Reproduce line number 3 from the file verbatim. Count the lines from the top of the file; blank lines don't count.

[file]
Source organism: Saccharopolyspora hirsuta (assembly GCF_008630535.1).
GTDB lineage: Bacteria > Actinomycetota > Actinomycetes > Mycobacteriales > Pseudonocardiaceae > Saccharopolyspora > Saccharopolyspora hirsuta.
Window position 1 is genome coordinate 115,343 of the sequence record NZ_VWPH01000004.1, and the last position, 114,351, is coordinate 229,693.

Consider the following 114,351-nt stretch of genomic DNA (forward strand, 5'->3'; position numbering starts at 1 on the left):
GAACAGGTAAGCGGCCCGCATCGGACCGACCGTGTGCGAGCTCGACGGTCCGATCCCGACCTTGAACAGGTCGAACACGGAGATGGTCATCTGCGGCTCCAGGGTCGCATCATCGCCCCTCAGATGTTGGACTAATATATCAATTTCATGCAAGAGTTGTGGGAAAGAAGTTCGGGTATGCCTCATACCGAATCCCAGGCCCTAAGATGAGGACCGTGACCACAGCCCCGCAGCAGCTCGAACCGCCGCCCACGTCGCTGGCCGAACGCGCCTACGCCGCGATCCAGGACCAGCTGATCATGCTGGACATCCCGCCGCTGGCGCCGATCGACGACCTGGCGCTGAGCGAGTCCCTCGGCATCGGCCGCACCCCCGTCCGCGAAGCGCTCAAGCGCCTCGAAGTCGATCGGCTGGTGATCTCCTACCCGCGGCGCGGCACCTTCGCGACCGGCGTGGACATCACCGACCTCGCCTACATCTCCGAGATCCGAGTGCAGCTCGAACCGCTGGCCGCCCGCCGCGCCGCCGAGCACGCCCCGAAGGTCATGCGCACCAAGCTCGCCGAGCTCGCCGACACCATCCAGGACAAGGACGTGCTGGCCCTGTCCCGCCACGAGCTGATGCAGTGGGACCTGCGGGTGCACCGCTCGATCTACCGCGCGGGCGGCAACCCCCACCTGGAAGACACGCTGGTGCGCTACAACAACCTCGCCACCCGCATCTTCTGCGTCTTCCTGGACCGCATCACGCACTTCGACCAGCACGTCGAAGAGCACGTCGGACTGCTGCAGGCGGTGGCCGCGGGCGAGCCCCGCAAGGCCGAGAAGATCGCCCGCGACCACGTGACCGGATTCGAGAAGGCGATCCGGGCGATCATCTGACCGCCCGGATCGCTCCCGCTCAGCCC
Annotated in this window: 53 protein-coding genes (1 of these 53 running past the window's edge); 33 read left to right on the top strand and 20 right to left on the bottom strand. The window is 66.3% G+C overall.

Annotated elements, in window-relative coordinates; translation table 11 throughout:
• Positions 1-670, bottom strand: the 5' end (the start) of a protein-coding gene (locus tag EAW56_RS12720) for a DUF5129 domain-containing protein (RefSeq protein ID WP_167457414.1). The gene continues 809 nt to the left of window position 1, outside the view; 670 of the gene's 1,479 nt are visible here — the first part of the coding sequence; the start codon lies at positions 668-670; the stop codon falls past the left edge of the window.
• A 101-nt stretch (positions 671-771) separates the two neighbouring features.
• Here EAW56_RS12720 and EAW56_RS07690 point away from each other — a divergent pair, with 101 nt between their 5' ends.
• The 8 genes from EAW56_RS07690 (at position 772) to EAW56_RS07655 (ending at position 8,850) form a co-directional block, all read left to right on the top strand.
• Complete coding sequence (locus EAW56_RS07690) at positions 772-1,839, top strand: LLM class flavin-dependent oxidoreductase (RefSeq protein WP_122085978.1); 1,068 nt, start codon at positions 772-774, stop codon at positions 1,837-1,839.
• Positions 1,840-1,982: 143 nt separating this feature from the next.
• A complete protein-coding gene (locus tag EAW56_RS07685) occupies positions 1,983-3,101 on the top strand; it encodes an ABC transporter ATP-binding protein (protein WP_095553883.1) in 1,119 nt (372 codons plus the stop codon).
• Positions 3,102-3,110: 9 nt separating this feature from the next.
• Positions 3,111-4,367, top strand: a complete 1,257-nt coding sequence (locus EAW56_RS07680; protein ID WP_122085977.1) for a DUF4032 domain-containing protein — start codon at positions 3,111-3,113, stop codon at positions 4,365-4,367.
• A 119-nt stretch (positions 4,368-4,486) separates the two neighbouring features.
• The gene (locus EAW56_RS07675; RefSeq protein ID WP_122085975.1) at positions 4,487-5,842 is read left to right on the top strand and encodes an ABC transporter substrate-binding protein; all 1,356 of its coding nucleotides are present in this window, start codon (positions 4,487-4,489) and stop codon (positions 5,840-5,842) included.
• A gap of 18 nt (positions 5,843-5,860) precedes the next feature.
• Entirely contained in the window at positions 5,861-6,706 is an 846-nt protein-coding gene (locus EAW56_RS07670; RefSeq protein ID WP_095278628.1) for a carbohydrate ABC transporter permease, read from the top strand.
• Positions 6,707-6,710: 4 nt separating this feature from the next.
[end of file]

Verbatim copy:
Window position 1 is genome coordinate 115,343 of the sequence record NZ_VWPH01000004.1, and the last position, 114,351, is coordinate 229,693.